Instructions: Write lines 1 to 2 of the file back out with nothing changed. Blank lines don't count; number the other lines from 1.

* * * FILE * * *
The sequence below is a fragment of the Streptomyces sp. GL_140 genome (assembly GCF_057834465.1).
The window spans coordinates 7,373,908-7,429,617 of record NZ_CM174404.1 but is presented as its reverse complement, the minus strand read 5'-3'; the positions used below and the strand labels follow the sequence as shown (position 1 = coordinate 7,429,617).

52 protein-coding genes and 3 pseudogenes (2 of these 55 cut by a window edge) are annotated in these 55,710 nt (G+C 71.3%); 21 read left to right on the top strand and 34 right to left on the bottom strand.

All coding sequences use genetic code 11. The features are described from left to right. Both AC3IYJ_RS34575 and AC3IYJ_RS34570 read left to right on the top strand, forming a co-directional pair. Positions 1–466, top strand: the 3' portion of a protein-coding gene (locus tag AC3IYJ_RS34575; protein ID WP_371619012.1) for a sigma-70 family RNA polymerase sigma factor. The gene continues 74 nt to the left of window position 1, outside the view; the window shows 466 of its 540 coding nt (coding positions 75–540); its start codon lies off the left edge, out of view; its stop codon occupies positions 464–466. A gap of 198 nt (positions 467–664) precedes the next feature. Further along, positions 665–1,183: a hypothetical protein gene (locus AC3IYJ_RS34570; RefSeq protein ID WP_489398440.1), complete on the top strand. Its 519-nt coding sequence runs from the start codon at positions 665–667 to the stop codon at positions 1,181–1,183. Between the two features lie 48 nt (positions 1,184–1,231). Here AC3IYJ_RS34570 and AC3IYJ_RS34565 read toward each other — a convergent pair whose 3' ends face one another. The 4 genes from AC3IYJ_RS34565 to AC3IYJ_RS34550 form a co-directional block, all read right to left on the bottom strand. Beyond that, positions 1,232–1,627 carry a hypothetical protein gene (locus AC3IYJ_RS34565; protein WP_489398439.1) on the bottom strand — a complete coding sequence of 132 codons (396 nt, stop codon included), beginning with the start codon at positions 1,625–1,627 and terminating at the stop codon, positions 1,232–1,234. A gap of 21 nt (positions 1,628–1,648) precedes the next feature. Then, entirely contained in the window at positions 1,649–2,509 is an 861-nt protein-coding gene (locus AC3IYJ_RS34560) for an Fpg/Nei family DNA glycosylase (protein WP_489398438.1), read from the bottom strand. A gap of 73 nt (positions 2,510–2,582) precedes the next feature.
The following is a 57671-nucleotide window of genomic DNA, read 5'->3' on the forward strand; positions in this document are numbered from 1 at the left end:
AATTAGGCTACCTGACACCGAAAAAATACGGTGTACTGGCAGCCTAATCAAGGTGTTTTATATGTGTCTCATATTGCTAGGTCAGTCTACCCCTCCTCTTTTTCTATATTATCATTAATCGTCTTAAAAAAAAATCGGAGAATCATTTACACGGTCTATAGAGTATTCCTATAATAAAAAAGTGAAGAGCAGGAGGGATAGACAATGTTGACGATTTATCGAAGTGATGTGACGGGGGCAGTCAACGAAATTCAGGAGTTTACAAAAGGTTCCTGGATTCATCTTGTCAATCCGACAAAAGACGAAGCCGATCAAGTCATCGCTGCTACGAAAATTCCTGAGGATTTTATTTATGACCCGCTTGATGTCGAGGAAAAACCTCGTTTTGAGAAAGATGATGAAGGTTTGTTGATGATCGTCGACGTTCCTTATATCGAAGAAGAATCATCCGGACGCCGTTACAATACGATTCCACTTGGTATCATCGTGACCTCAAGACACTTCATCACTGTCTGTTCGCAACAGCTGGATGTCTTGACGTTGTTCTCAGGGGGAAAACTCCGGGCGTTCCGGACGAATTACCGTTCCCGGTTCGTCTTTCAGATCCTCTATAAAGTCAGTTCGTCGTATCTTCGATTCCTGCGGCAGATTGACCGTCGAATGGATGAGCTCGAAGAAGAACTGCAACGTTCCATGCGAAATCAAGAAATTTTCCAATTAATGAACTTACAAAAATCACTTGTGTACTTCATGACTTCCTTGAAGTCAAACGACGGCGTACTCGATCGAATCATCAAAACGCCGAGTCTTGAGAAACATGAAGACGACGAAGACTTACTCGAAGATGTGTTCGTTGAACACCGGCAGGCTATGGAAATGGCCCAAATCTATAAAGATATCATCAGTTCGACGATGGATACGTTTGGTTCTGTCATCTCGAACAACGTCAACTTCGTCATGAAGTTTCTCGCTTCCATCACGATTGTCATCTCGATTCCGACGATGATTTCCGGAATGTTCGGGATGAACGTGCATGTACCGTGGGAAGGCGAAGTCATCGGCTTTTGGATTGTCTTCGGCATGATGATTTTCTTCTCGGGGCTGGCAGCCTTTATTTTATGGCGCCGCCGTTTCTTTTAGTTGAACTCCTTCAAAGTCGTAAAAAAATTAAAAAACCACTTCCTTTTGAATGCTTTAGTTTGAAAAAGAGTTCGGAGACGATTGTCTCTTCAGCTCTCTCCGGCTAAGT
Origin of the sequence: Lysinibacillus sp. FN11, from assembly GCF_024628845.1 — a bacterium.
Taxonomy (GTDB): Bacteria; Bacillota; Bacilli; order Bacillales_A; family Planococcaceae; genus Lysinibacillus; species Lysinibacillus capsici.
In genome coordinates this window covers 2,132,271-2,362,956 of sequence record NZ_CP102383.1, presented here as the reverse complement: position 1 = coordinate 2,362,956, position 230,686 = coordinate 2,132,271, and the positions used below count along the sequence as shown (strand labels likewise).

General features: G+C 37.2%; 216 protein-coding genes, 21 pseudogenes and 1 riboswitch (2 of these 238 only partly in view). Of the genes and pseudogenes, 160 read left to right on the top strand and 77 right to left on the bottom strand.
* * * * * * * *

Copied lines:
The sequence below is a fragment of the Streptomyces sp. GL_140 genome (assembly GCF_057834465.1).
The window spans coordinates 7,373,908-7,429,617 of record NZ_CM174404.1 but is presented as its reverse complement, the minus strand read 5'-3'; the positions used below and the strand labels follow the sequence as shown (position 1 = coordinate 7,429,617).